Rainy Day Thoughts

It's been in the high 90s and low 100s nearly everyday this summer. Which has made me slightly miserable. I'm not a huge fan of summer to begin with, so going through an even hotter summer is not fun at all. We finally have a break in the hot humid weather, which I'm happy about. Yesterday was a beautiful day, in the 70s for the most part. Today it's even cooler out. Dylan and I are both wearing pants with no sweating in sight. I should be really really excited. Except this is one of the rare days that I had outdoor plans, so I'm kinda bummed. But on this rainy, dreary day I figured I'd take a moment to jot down some of my random thoughts...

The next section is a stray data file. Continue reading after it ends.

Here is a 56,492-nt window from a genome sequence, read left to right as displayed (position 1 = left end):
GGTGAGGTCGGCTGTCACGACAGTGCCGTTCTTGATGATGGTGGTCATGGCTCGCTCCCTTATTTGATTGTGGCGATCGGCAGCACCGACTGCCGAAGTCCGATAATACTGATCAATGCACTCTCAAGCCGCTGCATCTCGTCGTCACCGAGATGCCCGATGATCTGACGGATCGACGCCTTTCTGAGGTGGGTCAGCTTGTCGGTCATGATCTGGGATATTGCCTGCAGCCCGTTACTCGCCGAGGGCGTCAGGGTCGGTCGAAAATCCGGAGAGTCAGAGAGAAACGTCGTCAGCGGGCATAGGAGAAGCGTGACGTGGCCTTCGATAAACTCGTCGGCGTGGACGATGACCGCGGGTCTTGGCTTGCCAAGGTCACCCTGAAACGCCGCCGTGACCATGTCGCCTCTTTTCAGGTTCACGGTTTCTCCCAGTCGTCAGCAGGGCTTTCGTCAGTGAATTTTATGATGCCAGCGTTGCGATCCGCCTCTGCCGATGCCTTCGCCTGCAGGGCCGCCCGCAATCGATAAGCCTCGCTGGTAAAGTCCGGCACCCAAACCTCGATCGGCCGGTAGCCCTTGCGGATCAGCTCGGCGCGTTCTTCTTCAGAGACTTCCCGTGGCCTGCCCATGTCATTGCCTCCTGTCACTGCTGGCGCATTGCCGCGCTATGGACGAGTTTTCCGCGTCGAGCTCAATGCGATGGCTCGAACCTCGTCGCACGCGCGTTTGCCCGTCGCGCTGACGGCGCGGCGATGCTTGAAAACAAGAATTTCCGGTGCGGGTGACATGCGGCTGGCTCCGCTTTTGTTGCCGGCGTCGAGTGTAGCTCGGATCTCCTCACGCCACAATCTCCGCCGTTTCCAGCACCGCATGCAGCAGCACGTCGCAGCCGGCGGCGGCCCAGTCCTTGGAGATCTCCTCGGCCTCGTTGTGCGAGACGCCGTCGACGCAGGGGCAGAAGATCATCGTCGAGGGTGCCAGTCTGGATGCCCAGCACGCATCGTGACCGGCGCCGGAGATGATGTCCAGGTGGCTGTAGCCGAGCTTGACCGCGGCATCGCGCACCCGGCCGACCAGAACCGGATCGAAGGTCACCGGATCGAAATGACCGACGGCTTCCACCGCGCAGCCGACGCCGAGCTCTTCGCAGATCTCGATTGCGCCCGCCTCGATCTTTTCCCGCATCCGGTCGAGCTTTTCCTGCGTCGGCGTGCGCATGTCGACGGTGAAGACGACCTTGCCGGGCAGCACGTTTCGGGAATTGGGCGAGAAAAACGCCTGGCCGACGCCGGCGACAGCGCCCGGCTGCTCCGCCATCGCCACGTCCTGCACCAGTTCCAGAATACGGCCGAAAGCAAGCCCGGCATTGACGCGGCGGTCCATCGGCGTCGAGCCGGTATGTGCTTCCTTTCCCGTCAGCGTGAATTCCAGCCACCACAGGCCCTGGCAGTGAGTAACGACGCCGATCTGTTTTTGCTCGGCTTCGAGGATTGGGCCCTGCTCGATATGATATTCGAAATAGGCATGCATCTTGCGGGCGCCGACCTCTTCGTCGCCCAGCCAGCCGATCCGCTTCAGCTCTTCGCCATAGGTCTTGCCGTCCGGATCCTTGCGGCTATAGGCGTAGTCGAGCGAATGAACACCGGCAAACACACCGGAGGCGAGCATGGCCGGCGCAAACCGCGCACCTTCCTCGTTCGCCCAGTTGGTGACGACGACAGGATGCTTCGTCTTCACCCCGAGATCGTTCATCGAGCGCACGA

First of all I think I need to admit that I have absolutely no ability to be spontaneous. In fact, the idea of not having every detail planned out way in advanced causes me to panic quite a bit. Today, for instance, I was ready to start calling my friends at like 7am to come up with a Plan B since it looked like our outdoor concert was going to be rained out. But then I had to keep reminding myself that it was early, and not to stress out about it, I'm sure we'll figure something out. But the real truth is that I've been kind of freaking out about it since yesterday morning when I first saw the weather report. I just forced myself to repress it. Luckily by 9am plans had been made, so I now feel much better. Other ways I'm not spontaneous... I plan out our dinners 2 weeks in advanced. I actually get a lot of comments on this since I leave the menus on the fridge. And I have to say that it really helps dinner time run more smoothly since I know well in advanced what food to buy at the grocery store and what meat to take out of the freezer in time to thaw. I also keep a very detailed calendar for every mundane thing we do, but I think a lot of people do that. I also start nearly every conversation with Matt on the weekend with "What's the plan for today?" Mostly to hear what he has going on, but also to set up a schedule in my mind for how we will get through the day. Here's my big confession, Matt is a spontaneous person. And it's a good thing that he is, because if we were both meticulous planners I have a feeling that our lives would be very boring and very routine. So he manages to throw some curve balls every once and a while, that give me minor panic attacks in the moment, but also have taught me to relax, let go, and enjoy the moment. I have tried to be spontaneous like him, but here's what usually happens... I think "how can I be spontaneous this weekend?" then I research lots of little things until I find an activity that sounds interesting. I get all the details for the activity and make sure it wont conflict with anything else we're doing. In my mind the plan is set.... I just don't mention it until the time gets closer, so that it seems more spur of the moment than it is. That's the best I've been able to do. But I think I am getting better with Dylan since flexibility is required of parents.